A more secure northern border for Metamor would allow them to better cultivate the assets they do possess. There is little to be won with increased trade to the north, so trade will necessarily increase to the south. Ellcaran will benefit handsomely from increased trade along the coast. And you can divert many of the merchants from the river to the western roads to avoid paying taxes and duties to Otakar.

All you need do is give Duke Hassan a man who is good for but one thing, war. I believe you know such a man. He is within your power to do with as you please. Execute him and your son will never be returned to you. Exile him to the north, give him nowhere to go but to your enemy, and you will have your son back. It will take years, but he will be unharmed. You will never crown Jaime King of the Midlands, but his son will have a chance for it. The Verdane family will never see it otherwise.

I counsel this course of action to you as both a Duke and a Father. If you execute William Dupré, Duke Otakar will continue to eat at your northern borderlands until your grandson is forced to acknowledge him as sovereign. If you exile him to Metamor instead, the war in your lands will end, all your vassals will end their bickering for fear of suffering Dupré’s fate, and within ten years your son will be returned to you.

The decision is yours, your grace. I shall pray for your soul and for your son Jaime for as long as I shall live.

Dauern sie Felikaush,

Zhypar Habakkuk

Verdane puzzled over the salutation at the end. The name was meaningless gibberish. It was no name like he’d ever heard in the Midlands. But the salutation was a Southlander dialect. It took him a moment to translate it, but even then he could make no sense of it. “Last Son of Felix? What does that mean!”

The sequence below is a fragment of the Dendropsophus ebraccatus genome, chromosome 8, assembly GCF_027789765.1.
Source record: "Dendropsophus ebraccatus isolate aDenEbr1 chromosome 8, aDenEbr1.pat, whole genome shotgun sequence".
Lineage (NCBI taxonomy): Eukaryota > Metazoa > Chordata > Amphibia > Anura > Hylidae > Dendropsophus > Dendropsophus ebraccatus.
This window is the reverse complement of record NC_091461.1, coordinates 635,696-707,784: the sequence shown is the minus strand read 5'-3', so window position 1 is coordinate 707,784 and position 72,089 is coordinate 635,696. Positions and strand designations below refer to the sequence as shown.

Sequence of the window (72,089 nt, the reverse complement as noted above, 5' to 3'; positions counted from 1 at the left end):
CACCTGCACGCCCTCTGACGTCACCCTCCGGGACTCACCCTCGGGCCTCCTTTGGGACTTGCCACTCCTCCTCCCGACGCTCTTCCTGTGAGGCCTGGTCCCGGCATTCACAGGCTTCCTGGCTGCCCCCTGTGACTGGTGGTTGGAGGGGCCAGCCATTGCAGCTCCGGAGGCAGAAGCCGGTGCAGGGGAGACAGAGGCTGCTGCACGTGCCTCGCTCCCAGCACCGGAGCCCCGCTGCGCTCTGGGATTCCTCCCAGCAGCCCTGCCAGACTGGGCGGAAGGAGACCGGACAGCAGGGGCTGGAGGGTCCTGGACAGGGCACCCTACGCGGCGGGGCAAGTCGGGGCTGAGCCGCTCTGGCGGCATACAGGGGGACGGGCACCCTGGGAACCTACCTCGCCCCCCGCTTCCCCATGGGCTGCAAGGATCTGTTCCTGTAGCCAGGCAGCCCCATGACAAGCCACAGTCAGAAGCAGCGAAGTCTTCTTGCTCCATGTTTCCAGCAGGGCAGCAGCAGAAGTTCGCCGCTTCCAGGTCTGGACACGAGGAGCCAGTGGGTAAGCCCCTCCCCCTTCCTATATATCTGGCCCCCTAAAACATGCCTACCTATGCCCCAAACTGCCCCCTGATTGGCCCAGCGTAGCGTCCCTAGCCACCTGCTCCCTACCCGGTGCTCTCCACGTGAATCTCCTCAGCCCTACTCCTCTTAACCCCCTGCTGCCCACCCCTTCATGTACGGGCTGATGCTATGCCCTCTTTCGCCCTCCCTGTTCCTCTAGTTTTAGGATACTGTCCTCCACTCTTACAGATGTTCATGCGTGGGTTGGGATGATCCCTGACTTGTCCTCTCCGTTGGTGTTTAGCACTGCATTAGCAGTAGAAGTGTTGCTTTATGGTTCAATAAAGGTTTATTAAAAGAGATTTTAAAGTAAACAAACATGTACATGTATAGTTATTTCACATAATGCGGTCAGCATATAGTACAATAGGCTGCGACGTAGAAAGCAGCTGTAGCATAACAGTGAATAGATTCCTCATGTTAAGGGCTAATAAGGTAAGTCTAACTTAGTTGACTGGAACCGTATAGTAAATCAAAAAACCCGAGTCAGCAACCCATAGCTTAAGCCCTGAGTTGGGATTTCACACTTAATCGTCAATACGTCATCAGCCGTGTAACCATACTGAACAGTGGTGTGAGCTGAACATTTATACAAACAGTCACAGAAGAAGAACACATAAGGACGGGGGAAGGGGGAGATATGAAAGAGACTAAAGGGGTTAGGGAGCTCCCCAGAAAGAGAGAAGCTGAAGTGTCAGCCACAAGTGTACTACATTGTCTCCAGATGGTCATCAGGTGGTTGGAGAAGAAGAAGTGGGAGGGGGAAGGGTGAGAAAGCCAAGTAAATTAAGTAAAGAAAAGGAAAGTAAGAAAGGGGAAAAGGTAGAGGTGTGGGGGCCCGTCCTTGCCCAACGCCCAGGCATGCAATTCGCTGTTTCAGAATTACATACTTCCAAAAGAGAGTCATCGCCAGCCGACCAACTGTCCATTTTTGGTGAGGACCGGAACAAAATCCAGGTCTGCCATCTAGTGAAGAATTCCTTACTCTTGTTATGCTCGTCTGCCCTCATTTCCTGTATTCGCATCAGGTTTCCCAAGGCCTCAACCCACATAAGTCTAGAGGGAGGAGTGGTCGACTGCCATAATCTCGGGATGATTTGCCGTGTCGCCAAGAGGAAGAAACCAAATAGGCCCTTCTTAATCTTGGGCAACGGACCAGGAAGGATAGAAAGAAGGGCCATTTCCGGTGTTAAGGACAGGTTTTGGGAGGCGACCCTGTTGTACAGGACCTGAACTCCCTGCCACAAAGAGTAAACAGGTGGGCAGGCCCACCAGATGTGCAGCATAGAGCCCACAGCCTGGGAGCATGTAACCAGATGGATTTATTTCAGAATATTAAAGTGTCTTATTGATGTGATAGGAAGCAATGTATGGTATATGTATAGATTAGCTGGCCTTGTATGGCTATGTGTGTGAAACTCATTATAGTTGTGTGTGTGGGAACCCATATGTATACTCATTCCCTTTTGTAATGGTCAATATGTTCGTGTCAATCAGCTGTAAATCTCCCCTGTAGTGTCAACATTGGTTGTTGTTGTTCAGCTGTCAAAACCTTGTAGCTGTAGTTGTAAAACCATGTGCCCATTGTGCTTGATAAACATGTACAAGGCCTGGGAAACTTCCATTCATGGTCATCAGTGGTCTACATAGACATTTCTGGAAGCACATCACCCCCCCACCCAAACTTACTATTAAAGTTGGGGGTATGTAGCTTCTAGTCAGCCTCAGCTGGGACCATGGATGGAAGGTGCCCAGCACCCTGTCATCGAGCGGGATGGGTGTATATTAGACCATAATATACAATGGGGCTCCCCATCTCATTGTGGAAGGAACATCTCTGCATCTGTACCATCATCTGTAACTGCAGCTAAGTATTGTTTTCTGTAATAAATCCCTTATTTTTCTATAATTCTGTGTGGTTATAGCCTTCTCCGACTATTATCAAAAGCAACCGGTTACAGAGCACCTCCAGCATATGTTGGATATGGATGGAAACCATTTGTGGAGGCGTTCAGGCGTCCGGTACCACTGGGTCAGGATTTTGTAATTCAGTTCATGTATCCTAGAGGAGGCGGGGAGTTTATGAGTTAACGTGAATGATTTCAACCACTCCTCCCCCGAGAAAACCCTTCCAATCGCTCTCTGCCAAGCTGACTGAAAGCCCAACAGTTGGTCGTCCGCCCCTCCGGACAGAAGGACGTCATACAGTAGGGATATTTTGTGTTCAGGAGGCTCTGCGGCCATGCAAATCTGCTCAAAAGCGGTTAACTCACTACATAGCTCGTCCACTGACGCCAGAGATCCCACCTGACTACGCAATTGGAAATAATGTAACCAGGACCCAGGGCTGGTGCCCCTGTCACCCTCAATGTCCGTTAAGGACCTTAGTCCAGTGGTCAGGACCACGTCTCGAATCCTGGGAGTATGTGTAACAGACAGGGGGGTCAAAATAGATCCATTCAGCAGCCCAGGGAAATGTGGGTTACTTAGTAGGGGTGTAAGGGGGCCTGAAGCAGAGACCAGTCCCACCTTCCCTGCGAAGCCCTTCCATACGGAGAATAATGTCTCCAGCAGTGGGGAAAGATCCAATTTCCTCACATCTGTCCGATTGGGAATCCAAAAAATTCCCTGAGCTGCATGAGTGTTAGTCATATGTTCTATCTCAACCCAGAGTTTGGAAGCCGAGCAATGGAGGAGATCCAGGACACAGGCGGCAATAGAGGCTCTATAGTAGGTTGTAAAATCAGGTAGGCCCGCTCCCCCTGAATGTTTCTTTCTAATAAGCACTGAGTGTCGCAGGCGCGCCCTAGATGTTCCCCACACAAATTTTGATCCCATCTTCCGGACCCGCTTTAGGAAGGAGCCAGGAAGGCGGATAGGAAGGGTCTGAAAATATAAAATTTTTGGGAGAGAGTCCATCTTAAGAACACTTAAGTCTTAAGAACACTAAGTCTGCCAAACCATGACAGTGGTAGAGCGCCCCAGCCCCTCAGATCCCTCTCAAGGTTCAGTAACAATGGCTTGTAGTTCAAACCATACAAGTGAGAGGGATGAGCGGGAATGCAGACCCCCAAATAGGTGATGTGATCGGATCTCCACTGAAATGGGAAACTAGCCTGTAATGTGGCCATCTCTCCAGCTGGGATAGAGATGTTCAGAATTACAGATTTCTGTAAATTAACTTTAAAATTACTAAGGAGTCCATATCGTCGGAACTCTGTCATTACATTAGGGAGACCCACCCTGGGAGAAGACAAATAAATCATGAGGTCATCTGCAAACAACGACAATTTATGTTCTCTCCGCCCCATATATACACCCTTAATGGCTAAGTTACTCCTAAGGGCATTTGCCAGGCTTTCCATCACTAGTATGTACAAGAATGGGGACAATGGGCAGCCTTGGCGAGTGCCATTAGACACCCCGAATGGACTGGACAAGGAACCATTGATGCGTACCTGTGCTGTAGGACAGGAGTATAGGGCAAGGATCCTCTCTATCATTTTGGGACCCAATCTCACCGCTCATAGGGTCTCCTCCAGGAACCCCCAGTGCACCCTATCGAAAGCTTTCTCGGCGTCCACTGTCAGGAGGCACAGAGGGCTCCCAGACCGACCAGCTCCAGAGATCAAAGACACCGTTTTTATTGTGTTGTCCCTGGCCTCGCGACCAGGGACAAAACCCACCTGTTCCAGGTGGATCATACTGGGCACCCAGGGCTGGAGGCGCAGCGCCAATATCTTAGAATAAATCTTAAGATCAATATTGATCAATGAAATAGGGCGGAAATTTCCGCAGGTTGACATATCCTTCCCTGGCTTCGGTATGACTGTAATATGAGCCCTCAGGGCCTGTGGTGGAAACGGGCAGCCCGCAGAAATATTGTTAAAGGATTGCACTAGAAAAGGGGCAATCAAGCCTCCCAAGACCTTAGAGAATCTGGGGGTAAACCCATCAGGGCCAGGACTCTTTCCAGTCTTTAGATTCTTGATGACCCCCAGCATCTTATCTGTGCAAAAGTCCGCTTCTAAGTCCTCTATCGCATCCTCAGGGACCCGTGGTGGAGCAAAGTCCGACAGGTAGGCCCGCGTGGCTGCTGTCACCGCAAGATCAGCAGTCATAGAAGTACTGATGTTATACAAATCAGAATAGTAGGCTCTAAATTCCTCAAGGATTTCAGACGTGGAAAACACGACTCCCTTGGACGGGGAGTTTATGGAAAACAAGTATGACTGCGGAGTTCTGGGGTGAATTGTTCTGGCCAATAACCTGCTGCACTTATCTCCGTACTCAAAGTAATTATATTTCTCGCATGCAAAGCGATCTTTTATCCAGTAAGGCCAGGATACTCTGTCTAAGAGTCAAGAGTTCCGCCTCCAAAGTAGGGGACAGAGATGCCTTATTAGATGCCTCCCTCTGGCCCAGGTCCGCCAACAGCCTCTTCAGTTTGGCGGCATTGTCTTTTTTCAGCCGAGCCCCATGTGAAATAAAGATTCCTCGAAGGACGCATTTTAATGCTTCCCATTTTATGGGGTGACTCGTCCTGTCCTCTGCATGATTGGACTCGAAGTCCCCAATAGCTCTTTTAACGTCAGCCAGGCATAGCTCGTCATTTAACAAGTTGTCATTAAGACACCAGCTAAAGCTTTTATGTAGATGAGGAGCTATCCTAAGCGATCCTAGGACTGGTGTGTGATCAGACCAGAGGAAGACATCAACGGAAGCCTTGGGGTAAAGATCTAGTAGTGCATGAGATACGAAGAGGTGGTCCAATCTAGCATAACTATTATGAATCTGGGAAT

He heard no reply from his unwanted guest so looked up. The chair was empty and the scroll-case was gone. Verdane stood up, hands still clutching the letter. He glanced around his room but apart from a bitter cold bite to the air, there was no sign to suggest how Tyliå-nou had left him.

Ruefully, Verdane realized that he’d done what he agreed to do; he’d made Verdane read the letter in its entirety. With cautious hand, Verdane pressed at his tent flap. The fabric gave as it should. Verdane stepped into the main tent and glanced at his soldiers. “Did anyone come through here a moment ago?”

The nearest shook his head. “No, your grace. It’s been quiet since your daughter left.”

Verdane swallowed, nodded to the soldier, and slipped behind the tent flap again. He dropped the letter on the table, climbed onto his travelling bed and curled atop the winter quilts. He pressed his fingertips to his lips and stared at the letter, words of a prayer falling unheard from his tongue.

If not for that letter still laying on his table, he would have convinced himself that the Åelf had been part of his imagination. He fell asleep wondering if he shouldn’t put on an extra guard to keep other fairy-tales from disturbing his rest.

Phil was awakened with a start to the whistling thump of a projector being discharged and thrashed about so violently he knocked his cage over. That only confused him even further as he tried to find the door and make his escape before his rabbit instincts overwhelmed him. Somewhere he heard distant voices raised in agonized ululation as the target of the projected fire cried out their doom. He felt the cage lifted and hastily set down upright upon the floor and the strong hand of Rupert seizing the loose flesh between his shoulder blades to pull him from the cage. He could not help but kick and struggle against the strong restraining hand but kept his squeals of animalistic fear silenced. The captain’s cabin was as dark as a cavern but for the flickering of distant lights, flames, from some unknown source that lit the confined cabin with eerie dancing shadows one of which was the mountainous dark form of his bodyguard close at hand. Rupert lowered Phil to the floor and released his grip on the scruff of the prince’s fur but did not remove his hand, resting it there upon the back of Phil’s shoulders until he mastered his animal terror.